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According to world statistics, there are just over 50 million people worldwide living with Alzheimer’s disease (AD). If that’s not enough, the number is expected to reach 82 million by 2030. With these startling figures, researchers are looking at which individuals can mitigate their risks of developing the condition. 

As such, a study out of Cardiff University has found that thanks to their impact on brain health, two genes may cause an increased risk of developing AD.

Newly Discovered Genes Raise Alzheimer’s Risk

A letter published in Nature Genetics, featuring an international team involving Cardiff University’s Dementia Research Institute, revealed that researchers had compared 32558 genetic codes from patients with Alzheimer’s disease and healthy individuals.

According to the letter’s findings, researchers found two genetic mutations, ATP8B4 and ABCA1, that may increase the risk of Alzheimer’s disease. They also noted proof of a genetic alternation, ADAM10.

These findings point us towards very specific processing in the brain, which includes differences in the brain’s immune system and how the brain processes cholesterol. These differences impact brain functioning and leads to the development of Alzheimer’s disease.” – Professor Julie Williams, study co-author and Director of the Dementia Research Institute at Cardiff University. 

ATP8B4, ABCA1, and Alzheimer’s Risk

According to the researchers, the genes may increase the risk for Alzheimer’s by impacting the brain’s immune system and cholesterol processing. 

Brain’s immune system and AD

In terms of the brain’s immune system, an immune cell is part of the central nervous system called microglia. Microglia’s function is to protect the health of the brain by clearing away debris and toxic materials from the brain.

Unfortunately, the over-activation of microglia can cause uncontrolled chronic inflammation, which can then increase the risk for Alzheimer’s.

Cholesterol processing and AD

Cholesterol doesn’t just play a role in heart health. When it comes to a healthy brain, cholesterol is needed for the communication processes of neurotransmitters, particularly dopamine and serotonin. Unfortunately, similar to heart health, excessive levels of cholesterol can be detrimental to neurological health. 

According to a 2021 study, cholesterol manufactured in the brain may be a risk factor for the development of Alzheimer’s disease.  

Bottom line

For the researchers, the new findings not only help to expand our knowledge about Alzheimer’s risk factors, but they also provide a chance for us to better understand the mechanisms underlying Alzheimer’s.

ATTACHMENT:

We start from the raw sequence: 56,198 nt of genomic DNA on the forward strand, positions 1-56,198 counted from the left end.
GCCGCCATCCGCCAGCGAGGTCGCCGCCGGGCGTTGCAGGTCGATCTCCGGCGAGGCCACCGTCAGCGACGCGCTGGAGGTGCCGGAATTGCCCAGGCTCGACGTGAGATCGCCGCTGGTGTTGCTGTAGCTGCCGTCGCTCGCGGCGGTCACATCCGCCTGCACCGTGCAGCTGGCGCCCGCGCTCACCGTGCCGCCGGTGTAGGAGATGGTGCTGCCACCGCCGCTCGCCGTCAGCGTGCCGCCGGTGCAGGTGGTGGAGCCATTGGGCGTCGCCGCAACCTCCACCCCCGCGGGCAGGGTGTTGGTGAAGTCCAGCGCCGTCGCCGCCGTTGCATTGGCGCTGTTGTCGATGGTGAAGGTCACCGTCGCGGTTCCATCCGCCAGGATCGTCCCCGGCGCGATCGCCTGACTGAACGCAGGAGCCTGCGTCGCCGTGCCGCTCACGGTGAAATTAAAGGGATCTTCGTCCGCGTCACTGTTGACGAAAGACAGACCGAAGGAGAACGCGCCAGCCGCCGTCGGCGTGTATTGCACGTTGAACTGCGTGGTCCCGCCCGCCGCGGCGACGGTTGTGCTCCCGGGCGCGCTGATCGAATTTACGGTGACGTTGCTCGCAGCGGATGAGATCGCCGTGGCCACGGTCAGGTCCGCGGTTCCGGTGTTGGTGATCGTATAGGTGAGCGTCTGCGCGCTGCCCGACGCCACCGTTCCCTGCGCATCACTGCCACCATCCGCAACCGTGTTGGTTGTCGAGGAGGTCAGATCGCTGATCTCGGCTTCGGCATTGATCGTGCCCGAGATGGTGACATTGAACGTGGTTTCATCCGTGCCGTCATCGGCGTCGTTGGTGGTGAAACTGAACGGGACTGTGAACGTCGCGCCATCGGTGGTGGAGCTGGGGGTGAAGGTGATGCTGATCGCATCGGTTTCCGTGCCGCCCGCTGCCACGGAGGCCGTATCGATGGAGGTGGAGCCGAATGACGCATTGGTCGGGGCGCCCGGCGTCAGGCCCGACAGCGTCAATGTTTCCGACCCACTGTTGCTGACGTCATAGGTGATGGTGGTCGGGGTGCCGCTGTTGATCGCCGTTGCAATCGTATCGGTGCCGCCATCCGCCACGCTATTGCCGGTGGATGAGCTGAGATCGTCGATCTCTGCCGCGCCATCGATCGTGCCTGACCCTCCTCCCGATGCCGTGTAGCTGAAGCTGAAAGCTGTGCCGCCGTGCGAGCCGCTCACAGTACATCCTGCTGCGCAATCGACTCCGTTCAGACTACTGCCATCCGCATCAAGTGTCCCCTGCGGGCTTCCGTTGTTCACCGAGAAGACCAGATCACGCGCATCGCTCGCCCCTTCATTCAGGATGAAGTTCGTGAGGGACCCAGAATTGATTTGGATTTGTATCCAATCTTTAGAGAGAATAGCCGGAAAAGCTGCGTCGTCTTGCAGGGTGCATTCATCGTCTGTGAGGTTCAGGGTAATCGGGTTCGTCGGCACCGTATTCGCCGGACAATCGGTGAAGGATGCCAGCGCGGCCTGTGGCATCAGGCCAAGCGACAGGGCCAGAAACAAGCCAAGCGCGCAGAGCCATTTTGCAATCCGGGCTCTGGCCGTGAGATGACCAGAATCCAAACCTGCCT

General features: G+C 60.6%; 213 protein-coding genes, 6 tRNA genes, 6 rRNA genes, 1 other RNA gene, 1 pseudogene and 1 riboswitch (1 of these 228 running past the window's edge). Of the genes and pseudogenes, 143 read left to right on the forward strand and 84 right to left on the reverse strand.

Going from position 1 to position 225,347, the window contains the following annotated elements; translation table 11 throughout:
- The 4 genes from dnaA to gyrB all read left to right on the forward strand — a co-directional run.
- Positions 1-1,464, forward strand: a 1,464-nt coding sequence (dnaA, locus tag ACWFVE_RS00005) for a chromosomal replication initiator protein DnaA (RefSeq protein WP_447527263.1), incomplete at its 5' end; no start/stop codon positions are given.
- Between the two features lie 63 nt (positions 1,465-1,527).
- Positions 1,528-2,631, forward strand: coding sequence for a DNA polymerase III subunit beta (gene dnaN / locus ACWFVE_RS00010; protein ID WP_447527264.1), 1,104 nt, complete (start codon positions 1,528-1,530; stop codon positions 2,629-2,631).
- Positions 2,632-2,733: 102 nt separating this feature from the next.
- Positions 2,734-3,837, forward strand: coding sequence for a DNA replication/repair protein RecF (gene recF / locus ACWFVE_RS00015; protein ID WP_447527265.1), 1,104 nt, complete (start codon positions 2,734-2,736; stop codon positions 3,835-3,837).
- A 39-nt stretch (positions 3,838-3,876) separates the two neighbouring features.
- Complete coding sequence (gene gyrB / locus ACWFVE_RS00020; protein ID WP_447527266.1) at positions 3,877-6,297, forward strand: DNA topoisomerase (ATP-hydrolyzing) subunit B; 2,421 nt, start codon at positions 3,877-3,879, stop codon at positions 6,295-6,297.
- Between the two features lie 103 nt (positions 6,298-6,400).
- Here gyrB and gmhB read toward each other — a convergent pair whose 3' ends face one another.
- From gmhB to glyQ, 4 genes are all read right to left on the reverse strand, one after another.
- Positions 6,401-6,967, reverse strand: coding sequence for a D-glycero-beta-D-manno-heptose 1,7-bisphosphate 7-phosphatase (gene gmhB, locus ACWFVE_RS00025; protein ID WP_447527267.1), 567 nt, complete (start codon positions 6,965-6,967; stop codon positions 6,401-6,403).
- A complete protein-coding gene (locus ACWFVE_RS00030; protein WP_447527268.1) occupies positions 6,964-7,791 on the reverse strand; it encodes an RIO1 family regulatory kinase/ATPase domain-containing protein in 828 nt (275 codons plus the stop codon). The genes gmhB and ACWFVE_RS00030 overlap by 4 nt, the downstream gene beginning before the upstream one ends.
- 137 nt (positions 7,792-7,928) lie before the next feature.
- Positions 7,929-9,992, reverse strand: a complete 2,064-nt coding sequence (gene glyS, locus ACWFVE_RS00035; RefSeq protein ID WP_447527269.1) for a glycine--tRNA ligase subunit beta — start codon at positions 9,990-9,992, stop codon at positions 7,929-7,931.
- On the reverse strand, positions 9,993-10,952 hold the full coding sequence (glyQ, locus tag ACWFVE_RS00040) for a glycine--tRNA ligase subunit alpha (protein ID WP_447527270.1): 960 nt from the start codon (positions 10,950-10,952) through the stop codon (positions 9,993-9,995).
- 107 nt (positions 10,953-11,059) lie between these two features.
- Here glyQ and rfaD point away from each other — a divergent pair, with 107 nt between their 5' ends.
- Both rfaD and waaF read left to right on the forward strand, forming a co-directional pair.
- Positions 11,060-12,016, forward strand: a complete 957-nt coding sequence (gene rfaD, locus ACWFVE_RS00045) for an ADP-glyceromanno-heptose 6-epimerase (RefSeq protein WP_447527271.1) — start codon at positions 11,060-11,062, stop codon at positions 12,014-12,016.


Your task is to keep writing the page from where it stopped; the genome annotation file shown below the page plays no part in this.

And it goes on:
In doing so, it provides an opportunity for researchers to develop targeted therapies in the future, be it through new drug-based treatments or even gene therapy. 

Want to know more?

Researchers all over the world are attempting to stem the progression of Alzheimer’s. In fact, a promising new drug trial could offer a drug that slows the progress of brain-wasting disease by 27%.

MAIN IMAGE CREDIT: StunningArt/Shutterstock


Guan, Y-H, Zhang, L-J, Wang, S-Y, et al. The role of microglia in Alzheimer’s disease and progress of treatment. ibrain. 2022; 8: 37- 47. doi:10.1002/ibra.12023

Holstege, H., Hulsman, M., Charbonnier, C. et al. Exome sequencing identifies rare damaging variants in ATP8B4 and ABCA1 as risk factors for Alzheimer’s disease. Nat Genet (2022).

Wang, H., Kulas, J. A., Wang, C., Holtzman, D. M., Ferris, H. A., & Hansen, S. B. (2021). Regulation of beta-amyloid production in neurons by astrocyte-derived cholesterol. Proceedings of the National Academy of Sciences of the United States of America118(33), e2102191118.

Pie Mulumba

Pie Mulumba

Pie Mulumba is a beauty and wellness writer who has a passion for poetry, equality, natural hair, and skin-care. With a journalism degree from Pearson's Institute of Higher Education, and identifiable by either her large afro or colorful locks, Pie aspires to continuously provide the latest information, be it beauty or wellness, on how one can adopt a healthy lifestyle on a day-to-day basis.

The content in this editorial is for general information only and is not intended to provide medical or other professional advice. For more information on your medical condition and treatment options, speak to your healthcare professional.

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